Comics Alternative Interviews: Back with Sophie Goldstein

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Time Codes:

  • 00:00:24 – Introduction
  • 00:02:39 – Setup of interview
  • 00:04:28 – Interview with Sophie Goldstein
  • 01:16:41 – Wrap up
  • 01:18:21 – Contact us

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Sci-Fi and the Art of Psycho-Sexual Drama

On this episode of The Comics Alternative‘s interview series, Paul and Derek are pleased to talk with Sophie Goldstein. Her new book, House of Women, was recently published by Fantagraphics, and she talks with the Two Guys about her four-year process of creating her narrative. As Sophie describes it, this is a psycho-sexual sci-fi drama about a group of female missionaries who travel to a distant planet to help educate — and colonize — the local population. Complications ensue when an earlier missionary, Jael Dean, goes native and becomes the focus of rival affections. During their insightful conversation, Goldstein discusses the genesis of the project, how it springs from her love of the film Black Narcissus and how it began as a thesis while she was at the Center for Cartoon Studies. She also reveals her strategies for composing her protagonists, the evolution of the storyline, and the history of originally self-publishing her work in three parts.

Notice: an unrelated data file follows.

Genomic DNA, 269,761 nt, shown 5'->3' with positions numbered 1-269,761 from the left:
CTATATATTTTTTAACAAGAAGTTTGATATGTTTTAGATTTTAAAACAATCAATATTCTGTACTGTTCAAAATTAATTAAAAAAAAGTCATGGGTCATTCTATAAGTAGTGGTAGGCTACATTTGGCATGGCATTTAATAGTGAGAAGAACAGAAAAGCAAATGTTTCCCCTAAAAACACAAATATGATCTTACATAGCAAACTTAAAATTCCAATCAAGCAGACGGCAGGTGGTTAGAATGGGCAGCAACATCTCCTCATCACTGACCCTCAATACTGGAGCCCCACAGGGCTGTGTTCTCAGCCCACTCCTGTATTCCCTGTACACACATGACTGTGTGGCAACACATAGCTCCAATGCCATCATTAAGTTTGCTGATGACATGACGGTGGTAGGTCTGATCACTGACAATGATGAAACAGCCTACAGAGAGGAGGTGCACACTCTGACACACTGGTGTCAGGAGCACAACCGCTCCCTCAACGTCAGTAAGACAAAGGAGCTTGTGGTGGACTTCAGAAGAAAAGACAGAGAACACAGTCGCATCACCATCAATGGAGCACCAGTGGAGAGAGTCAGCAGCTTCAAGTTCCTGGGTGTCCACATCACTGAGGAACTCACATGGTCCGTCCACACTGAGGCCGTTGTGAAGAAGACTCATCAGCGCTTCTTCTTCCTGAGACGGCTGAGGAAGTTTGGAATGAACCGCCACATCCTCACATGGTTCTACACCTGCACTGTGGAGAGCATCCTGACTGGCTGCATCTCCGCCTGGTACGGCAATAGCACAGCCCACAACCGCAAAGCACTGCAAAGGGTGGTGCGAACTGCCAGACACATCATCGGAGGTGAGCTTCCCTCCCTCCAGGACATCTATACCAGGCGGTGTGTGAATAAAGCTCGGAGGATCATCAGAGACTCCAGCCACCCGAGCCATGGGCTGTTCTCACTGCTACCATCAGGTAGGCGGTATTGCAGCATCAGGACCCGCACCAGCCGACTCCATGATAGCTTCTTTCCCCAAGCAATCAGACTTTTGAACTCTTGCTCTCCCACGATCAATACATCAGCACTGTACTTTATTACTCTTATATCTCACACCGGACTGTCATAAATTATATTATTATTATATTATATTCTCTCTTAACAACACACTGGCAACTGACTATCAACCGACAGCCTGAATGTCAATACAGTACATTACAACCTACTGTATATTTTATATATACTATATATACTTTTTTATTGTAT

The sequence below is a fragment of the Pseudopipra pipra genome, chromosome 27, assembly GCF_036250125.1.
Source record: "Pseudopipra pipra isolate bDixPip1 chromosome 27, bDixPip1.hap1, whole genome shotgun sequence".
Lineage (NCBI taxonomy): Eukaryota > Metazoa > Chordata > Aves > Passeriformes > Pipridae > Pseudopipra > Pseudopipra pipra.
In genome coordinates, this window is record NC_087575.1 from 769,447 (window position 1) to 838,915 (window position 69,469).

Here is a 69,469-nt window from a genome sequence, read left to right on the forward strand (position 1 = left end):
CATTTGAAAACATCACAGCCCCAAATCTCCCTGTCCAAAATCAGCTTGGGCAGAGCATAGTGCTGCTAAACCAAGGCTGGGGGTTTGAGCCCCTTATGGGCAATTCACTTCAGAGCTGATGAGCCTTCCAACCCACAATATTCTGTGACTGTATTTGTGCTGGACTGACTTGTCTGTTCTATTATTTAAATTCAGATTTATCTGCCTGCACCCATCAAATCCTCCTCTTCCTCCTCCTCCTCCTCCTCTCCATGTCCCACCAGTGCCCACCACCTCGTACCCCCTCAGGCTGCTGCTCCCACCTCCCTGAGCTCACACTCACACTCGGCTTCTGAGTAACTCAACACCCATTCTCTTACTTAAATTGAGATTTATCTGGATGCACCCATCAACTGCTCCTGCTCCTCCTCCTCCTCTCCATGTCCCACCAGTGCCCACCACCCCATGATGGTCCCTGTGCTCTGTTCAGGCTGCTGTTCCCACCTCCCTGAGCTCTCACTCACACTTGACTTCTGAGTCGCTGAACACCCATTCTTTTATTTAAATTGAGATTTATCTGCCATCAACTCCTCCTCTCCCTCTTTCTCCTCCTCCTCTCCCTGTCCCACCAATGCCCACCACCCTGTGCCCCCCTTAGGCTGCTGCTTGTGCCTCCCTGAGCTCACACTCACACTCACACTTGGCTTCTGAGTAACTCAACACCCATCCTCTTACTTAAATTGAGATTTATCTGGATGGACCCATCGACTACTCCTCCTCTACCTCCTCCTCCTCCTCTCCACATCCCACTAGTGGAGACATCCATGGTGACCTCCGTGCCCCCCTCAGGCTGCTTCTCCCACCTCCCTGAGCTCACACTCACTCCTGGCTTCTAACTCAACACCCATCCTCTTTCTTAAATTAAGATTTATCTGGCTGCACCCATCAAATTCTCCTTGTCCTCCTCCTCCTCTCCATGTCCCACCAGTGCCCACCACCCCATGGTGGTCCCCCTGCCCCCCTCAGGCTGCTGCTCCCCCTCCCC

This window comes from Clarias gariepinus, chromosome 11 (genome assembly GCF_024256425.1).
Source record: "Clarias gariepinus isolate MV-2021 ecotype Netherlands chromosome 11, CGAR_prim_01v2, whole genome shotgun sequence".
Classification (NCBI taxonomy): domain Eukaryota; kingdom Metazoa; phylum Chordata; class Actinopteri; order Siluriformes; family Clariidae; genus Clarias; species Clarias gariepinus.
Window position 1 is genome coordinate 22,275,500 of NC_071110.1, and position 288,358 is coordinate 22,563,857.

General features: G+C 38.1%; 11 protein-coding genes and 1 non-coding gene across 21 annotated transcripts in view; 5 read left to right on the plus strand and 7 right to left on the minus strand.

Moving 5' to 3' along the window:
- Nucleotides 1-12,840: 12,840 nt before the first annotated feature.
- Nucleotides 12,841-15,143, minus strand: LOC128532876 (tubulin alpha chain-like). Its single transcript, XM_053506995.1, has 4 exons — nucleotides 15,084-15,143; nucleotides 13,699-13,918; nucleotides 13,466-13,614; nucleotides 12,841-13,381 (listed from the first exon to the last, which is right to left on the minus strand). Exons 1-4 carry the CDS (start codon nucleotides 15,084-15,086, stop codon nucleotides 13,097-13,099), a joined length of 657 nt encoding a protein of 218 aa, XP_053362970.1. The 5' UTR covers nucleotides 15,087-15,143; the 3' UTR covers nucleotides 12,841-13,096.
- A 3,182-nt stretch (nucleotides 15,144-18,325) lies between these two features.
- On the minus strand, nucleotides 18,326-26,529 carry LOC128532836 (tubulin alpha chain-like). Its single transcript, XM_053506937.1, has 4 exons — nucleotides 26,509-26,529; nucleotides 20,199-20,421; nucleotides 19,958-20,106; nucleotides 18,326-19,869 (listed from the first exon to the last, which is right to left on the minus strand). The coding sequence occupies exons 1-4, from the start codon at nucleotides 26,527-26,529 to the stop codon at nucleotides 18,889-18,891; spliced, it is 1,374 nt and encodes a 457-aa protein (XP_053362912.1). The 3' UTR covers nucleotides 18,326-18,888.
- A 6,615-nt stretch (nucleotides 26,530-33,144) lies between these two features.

Be sure to check out Sophie Goldstein’s Patreon page, as well as her previous times on the podcast:

Comics Alternative, Manga: Reviews of Uncomfortably Happily and Appleseed Alpha

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Time Codes:

  • 00:00:26 – Introduction
  • 00:02:26 – Getting back in the manga saddle
  • 00:05:37 – Uncomfortably Happily
  • 00:44:42 – Appleseed Alpha
  • 01:22:55 – Wrap up
  • 01:24:37 – Contact us

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Questions of Memoir and Representation

The monthly manga series is back, and on this episode — the first of two manga shows in October — Shea and Derek discuss a couple of very different works. They begin with Yeon-Sik Hong’s Uncomfortably Happily (Drawn and Quarterly). This is the story of Hong and his wife becoming frustrated with living in crowded and polluted Seoul, ultimately deciding to move to a house in a remote mountain community. As the guys reveal, the majority of the narrative is devoted to the everyday challenges the couple undergo, the quotidian tasks involved in living in such a raw, isolated area. Over the course of their conversation Derek and Shea address the question of autobiography: Is this indeed a memoir of what Hong and his wife actually underwent? Neither of the guys doubts that the story is anchored in Hong’s real-life experiences, although Derek makes the argument that the construction of the narrative bears more of a fictional stamp than one of life writing.